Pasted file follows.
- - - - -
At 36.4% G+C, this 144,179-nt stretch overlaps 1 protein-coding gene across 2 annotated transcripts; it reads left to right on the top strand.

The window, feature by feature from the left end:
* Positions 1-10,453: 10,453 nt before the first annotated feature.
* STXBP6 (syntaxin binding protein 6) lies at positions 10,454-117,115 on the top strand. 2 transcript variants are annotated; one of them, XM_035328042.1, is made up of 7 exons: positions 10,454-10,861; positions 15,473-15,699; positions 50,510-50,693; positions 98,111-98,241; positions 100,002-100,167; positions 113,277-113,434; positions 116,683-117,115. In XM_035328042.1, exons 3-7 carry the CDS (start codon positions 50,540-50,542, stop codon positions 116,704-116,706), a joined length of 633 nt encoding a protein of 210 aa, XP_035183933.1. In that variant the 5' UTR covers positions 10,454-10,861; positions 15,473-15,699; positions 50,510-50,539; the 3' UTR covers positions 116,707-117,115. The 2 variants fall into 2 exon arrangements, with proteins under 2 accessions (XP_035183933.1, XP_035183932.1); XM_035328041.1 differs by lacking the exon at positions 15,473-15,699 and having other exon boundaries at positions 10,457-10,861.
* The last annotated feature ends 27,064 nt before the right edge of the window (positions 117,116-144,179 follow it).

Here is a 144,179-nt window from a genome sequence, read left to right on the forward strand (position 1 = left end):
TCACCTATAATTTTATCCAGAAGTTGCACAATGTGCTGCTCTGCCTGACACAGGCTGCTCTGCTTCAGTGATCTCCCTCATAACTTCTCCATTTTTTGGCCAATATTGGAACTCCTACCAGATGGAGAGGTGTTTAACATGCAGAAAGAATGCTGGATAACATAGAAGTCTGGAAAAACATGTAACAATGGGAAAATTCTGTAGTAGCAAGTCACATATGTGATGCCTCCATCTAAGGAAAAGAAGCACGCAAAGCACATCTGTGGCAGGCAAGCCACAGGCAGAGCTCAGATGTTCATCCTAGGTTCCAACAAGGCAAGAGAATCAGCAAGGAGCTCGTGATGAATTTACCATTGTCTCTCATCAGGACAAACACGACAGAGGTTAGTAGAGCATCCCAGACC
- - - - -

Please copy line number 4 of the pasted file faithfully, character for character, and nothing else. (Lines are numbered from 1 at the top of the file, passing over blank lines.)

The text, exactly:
* STXBP6 (syntaxin binding protein 6) lies at positions 10,454-117,115 on the top strand. 2 transcript variants are annotated; one of them, XM_035328042.1, is made up of 7 exons: positions 10,454-10,861; positions 15,473-15,699; positions 50,510-50,693; positions 98,111-98,241; positions 100,002-100,167; positions 113,277-113,434; positions 116,683-117,115. In XM_035328042.1, exons 3-7 carry the CDS (start codon positions 50,540-50,542, stop codon positions 116,704-116,706), a joined length of 633 nt encoding a protein of 210 aa, XP_035183933.1. In that variant the 5' UTR covers positions 10,454-10,861; positions 15,473-15,699; positions 50,510-50,539; the 3' UTR covers positions 116,707-117,115. The 2 variants fall into 2 exon arrangements, with proteins under 2 accessions (XP_035183933.1, XP_035183932.1); XM_035328041.1 differs by lacking the exon at positions 15,473-15,699 and having other exon boundaries at positions 10,457-10,861.